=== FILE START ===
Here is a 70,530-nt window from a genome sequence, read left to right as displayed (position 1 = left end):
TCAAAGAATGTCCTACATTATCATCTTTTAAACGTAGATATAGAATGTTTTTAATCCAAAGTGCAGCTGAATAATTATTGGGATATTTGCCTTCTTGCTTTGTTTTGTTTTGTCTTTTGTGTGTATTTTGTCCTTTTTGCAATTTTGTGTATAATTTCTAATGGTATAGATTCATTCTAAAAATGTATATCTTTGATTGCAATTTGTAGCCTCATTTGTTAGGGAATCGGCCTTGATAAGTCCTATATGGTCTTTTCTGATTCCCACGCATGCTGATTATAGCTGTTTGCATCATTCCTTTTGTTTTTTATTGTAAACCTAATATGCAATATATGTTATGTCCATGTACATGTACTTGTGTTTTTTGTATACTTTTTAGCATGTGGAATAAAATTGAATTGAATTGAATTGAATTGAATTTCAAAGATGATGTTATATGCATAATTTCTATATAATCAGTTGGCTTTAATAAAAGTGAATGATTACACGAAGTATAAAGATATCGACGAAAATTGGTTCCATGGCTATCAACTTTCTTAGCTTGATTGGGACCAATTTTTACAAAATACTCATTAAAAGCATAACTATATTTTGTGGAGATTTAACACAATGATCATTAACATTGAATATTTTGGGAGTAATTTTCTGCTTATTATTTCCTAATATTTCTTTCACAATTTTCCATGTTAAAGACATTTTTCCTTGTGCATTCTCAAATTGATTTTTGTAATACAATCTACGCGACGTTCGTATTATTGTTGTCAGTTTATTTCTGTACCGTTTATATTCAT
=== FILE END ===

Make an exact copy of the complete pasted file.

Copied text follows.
Here is a 70,530-nt window from a genome sequence, read left to right as displayed (position 1 = left end):
TCAAAGAATGTCCTACATTATCATCTTTTAAACGTAGATATAGAATGTTTTTAATCCAAAGTGCAGCTGAATAATTATTGGGATATTTGCCTTCTTGCTTTGTTTTGTTTTGTCTTTTGTGTGTATTTTGTCCTTTTTGCAATTTTGTGTATAATTTCTAATGGTATAGATTCATTCTAAAAATGTATATCTTTGATTGCAATTTGTAGCCTCATTTGTTAGGGAATCGGCCTTGATAAGTCCTATATGGTCTTTTCTGATTCCCACGCATGCTGATTATAGCTGTTTGCATCATTCCTTTTGTTTTTTATTGTAAACCTAATATGCAATATATGTTATGTCCATGTACATGTACTTGTGTTTTTTGTATACTTTTTAGCATGTGGAATAAAATTGAATTGAATTGAATTGAATTGAATTTCAAAGATGATGTTATATGCATAATTTCTATATAATCAGTTGGCTTTAATAAAAGTGAATGATTACACGAAGTATAAAGATATCGACGAAAATTGGTTCCATGGCTATCAACTTTCTTAGCTTGATTGGGACCAATTTTTACAAAATACTCATTAAAAGCATAACTATATTTTGTGGAGATTTAACACAATGATCATTAACATTGAATATTTTGGGAGTAATTTTCTGCTTATTATTTCCTAATATTTCTTTCACAATTTTCCATGTTAAAGACATTTTTCCTTGTGCATTCTCAAATTGATTTTTGTAATACAATCTACGCGACGTTCGTATTATTGTTGTCAGTTTATTTCTGTACCGTTTATATTCAT